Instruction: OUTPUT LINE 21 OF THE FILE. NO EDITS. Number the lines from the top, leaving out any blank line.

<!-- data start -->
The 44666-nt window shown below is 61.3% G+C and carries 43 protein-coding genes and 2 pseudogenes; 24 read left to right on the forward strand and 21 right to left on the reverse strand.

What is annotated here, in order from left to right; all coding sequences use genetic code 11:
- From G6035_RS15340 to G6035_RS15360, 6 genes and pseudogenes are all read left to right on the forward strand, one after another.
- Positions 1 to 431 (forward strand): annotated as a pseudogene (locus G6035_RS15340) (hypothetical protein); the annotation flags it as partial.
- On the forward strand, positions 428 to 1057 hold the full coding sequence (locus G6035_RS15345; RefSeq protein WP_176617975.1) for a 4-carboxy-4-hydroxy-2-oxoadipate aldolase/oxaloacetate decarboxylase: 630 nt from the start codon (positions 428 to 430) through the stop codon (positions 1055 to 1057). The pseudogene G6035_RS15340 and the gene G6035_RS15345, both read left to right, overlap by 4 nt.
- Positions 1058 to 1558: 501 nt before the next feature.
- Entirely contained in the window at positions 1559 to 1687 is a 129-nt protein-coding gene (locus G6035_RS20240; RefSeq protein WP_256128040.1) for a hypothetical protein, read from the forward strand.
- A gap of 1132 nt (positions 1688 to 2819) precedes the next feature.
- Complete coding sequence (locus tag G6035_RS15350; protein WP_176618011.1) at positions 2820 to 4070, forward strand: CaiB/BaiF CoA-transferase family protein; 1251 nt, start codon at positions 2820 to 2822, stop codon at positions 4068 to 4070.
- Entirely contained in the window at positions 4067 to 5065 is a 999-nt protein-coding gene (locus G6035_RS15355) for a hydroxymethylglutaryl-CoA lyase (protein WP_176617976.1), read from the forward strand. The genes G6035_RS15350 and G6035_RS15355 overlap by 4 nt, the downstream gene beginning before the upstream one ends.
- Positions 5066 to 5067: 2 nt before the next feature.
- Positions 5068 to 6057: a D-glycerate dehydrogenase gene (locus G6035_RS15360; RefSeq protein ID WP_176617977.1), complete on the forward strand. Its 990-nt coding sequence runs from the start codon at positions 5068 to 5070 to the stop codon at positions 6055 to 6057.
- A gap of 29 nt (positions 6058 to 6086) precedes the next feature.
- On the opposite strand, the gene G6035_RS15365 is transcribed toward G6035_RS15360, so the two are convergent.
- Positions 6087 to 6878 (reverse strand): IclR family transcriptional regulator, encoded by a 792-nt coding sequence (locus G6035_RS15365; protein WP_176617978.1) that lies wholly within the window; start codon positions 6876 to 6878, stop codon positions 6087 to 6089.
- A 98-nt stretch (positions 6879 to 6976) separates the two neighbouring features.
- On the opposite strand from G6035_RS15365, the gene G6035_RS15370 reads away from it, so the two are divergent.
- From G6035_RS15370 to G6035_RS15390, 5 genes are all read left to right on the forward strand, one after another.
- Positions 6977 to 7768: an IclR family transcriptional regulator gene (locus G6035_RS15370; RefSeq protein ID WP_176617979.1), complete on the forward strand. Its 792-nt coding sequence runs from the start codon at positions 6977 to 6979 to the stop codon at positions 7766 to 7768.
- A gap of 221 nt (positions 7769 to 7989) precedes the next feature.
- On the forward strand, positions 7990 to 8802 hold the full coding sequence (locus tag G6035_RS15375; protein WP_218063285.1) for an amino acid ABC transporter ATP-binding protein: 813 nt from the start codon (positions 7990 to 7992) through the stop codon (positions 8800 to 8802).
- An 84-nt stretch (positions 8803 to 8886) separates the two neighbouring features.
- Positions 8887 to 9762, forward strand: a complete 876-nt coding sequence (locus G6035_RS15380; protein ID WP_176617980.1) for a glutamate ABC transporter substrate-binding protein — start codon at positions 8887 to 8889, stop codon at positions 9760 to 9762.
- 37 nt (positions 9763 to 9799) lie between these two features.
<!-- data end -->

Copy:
- On the forward strand, positions 7990 to 8802 hold the full coding sequence (locus tag G6035_RS15375; protein WP_218063285.1) for an amino acid ABC transporter ATP-binding protein: 813 nt from the start codon (positions 7990 to 7992) through the stop codon (positions 8800 to 8802).